Friday 17 May 2013

Ten reasons to be (politically) cheerful.

A friend who has spent much of his life campaigning for the  Labour Party, and then what he believes to be truer socialism, has now given up in despair and dismisses as pointless  every attempt at progressive political initiatives.  He is the Private Fraser of the proletariat::  "We're all doomed."

Before I pluck up the courage to challenge him to think of at least three things to be pleased about, I thought I should first of all try to think of at least ten of my own. Here they are:

  1. I live in a country to which people want to come rather than one from which they want to leave, or even escape.
  2. * I can go wherever I want in my country without the permission of state officials and without having to carry documents to prove to them who I am (and, by implication, that they have given me permission to exist.)
  3. ** We now have a fixed-term parliament.  The absurd convention by which one of the contenders can fire the starting gun for an election when s/he thinks s/he has the best chance of winning has been abolished, and not before time.
  4. **  My retirement pension is now linked to wage inflation, price inflation or 2.5%, whichever is the highest.  Post Mrs Thatcher it was linked to price inflation, which was often well below wage inflation, so pensioners fell behind in the share of national prosperity most had worked to create.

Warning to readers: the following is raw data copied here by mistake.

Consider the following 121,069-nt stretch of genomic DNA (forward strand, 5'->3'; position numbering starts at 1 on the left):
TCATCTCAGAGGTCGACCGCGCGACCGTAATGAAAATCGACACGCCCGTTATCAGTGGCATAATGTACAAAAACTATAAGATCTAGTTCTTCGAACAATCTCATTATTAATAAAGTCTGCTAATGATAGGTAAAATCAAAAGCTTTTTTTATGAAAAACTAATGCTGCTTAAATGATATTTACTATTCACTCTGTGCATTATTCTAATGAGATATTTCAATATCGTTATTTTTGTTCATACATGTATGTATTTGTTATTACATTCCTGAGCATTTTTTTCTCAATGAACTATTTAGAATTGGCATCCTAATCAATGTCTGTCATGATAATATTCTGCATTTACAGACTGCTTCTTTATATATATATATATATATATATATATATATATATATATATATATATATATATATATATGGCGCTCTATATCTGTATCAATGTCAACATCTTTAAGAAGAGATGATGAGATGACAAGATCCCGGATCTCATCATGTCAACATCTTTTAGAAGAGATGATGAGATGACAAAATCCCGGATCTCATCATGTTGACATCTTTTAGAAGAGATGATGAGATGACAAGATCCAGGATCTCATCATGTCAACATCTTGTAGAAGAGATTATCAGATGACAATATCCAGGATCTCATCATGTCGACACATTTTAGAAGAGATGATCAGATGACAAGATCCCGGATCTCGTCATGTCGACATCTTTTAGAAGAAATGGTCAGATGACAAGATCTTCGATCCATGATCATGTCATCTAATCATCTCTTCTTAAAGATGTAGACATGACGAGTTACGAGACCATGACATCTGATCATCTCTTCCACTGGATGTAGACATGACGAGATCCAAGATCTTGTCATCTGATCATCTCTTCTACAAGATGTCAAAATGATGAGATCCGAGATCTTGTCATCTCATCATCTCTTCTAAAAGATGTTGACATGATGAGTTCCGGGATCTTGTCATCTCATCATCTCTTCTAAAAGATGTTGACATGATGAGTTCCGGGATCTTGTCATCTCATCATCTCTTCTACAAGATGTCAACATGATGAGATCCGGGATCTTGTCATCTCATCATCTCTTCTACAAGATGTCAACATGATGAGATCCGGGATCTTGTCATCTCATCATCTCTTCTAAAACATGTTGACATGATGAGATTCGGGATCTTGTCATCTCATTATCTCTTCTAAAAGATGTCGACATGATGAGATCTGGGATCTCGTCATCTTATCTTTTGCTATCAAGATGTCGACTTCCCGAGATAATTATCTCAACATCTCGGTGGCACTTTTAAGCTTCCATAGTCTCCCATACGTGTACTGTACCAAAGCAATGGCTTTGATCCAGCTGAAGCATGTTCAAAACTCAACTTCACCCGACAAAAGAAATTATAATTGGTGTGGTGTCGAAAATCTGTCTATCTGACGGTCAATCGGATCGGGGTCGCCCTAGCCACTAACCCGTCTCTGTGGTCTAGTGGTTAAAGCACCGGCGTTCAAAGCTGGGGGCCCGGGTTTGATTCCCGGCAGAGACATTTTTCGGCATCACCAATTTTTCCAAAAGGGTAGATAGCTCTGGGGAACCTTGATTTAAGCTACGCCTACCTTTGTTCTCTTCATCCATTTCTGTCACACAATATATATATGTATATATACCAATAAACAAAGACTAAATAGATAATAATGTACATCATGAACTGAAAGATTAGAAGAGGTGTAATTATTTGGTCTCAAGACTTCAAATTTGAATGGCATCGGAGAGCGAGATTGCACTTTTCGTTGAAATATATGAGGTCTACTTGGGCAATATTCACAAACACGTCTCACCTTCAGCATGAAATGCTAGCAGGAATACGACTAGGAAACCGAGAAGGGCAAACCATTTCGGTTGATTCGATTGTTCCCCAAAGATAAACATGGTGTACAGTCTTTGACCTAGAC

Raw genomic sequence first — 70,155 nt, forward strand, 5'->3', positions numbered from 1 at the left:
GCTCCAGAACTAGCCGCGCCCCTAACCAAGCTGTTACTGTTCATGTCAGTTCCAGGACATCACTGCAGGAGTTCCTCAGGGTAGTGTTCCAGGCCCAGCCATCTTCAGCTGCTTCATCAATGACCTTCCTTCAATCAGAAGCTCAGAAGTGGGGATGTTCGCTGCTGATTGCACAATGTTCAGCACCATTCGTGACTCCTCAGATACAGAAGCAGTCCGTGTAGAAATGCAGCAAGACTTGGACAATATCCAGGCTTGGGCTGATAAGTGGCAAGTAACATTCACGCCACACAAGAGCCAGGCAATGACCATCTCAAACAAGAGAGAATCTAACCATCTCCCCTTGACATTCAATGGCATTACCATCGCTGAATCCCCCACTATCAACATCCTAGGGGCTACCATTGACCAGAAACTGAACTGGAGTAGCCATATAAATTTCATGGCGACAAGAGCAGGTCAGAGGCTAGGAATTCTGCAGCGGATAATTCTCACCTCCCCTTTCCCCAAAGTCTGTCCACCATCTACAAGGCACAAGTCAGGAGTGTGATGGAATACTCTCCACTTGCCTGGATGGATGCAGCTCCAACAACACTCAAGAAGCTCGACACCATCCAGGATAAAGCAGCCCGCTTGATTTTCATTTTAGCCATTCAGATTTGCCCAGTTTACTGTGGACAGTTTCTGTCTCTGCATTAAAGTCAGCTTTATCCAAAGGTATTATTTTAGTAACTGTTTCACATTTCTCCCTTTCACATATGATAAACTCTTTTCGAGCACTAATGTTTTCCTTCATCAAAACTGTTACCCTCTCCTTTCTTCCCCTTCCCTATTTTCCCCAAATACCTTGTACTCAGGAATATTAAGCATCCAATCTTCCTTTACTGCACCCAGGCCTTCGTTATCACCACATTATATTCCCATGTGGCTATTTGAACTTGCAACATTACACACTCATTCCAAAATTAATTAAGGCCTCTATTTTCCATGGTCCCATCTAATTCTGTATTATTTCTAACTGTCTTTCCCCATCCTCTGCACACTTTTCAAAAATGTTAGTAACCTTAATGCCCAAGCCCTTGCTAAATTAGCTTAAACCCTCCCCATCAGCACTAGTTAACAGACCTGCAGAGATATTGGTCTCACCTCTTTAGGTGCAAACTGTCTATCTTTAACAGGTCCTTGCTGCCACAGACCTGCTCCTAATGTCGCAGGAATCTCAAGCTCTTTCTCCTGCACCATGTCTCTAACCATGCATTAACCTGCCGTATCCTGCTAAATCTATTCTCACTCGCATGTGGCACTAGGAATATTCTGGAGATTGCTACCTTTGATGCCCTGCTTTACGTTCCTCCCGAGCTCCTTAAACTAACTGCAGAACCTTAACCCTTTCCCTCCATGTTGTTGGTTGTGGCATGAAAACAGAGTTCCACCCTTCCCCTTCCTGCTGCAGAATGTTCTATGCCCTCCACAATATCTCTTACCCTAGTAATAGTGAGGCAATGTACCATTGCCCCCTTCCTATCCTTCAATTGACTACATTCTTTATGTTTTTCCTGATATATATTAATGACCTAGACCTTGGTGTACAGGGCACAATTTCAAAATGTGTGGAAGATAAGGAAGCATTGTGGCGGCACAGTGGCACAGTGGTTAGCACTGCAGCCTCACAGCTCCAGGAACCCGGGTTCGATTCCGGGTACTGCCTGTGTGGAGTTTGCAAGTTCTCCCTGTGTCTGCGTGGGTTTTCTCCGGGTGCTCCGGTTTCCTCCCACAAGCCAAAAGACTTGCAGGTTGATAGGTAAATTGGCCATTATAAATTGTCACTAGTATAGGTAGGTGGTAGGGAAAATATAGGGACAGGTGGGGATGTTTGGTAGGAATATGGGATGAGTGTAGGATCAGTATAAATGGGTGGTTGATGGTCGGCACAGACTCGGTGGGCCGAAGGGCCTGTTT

5. **  Income tax has become more progressive, with the marginal rate raised to 45%.  Yes, I know Gordon Brown  put it up to 50%, and in my view it should have stayed there, but Labour  were in power with massive majorities for 13 years, and  for all  but the last four weeks of their government the marginal rate stood at a lowly 40%.
  6. * Tax evasion and avoidance by wealthy individuals and, particularly, multinational companies, have moved up the political agenda and there are real signs that governments are going to try to tackle them. If  all individuals and companies  paid their fair share of taxes we could expand the welfare state and defeat Beveridge's "Five Giants" without inconveniencing anybody.
  7. ** Although there are disputes about how much is "new money," the pupil premium ensures that more of the education budget goes to the pupils and schools in most need.
  8. *  The government is sticking to its promise to devote 0.7% of our National Income to assisting the development of the poorest countries.  Again, about time too, as the promise was first made back in the 1960s.
  9. ** Our rights and liberties are still protected by the European Convention on Human Rights, which British lawyers helped to write, at the instigation of, among others,  Winston Churchill..
  10. ** Shared paternity and maternity leave gives greater opportunity for new parents to jump off the consumerist treadmill for a while and devote themselves to the important things in life.
*    At least partly due to the presence of Liberal Democrats in government.
**  Mostly or even entirely due to the presence of Liberal Democrats in government.

I should be interested to hear of any further additions to my list.

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